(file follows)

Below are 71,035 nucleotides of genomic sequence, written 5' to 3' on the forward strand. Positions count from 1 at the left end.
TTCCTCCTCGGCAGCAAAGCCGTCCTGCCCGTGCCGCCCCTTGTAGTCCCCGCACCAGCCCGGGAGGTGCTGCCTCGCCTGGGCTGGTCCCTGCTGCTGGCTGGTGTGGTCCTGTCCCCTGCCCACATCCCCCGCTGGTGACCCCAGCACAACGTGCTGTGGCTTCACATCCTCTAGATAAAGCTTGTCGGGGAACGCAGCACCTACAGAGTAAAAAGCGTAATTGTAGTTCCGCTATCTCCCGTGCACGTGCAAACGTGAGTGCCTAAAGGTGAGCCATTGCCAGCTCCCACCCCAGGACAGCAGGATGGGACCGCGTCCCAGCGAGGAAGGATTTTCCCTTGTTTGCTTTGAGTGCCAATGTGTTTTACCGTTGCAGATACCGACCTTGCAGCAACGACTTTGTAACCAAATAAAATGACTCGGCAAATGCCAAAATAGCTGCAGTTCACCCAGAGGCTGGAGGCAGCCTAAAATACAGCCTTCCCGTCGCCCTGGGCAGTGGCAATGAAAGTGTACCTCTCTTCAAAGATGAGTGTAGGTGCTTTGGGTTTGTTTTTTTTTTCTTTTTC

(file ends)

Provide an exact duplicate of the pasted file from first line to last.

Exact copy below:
Below are 71,035 nucleotides of genomic sequence, written 5' to 3' on the forward strand. Positions count from 1 at the left end.
TTCCTCCTCGGCAGCAAAGCCGTCCTGCCCGTGCCGCCCCTTGTAGTCCCCGCACCAGCCCGGGAGGTGCTGCCTCGCCTGGGCTGGTCCCTGCTGCTGGCTGGTGTGGTCCTGTCCCCTGCCCACATCCCCCGCTGGTGACCCCAGCACAACGTGCTGTGGCTTCACATCCTCTAGATAAAGCTTGTCGGGGAACGCAGCACCTACAGAGTAAAAAGCGTAATTGTAGTTCCGCTATCTCCCGTGCACGTGCAAACGTGAGTGCCTAAAGGTGAGCCATTGCCAGCTCCCACCCCAGGACAGCAGGATGGGACCGCGTCCCAGCGAGGAAGGATTTTCCCTTGTTTGCTTTGAGTGCCAATGTGTTTTACCGTTGCAGATACCGACCTTGCAGCAACGACTTTGTAACCAAATAAAATGACTCGGCAAATGCCAAAATAGCTGCAGTTCACCCAGAGGCTGGAGGCAGCCTAAAATACAGCCTTCCCGTCGCCCTGGGCAGTGGCAATGAAAGTGTACCTCTCTTCAAAGATGAGTGTAGGTGCTTTGGGTTTGTTTTTTTTTTCTTTTTC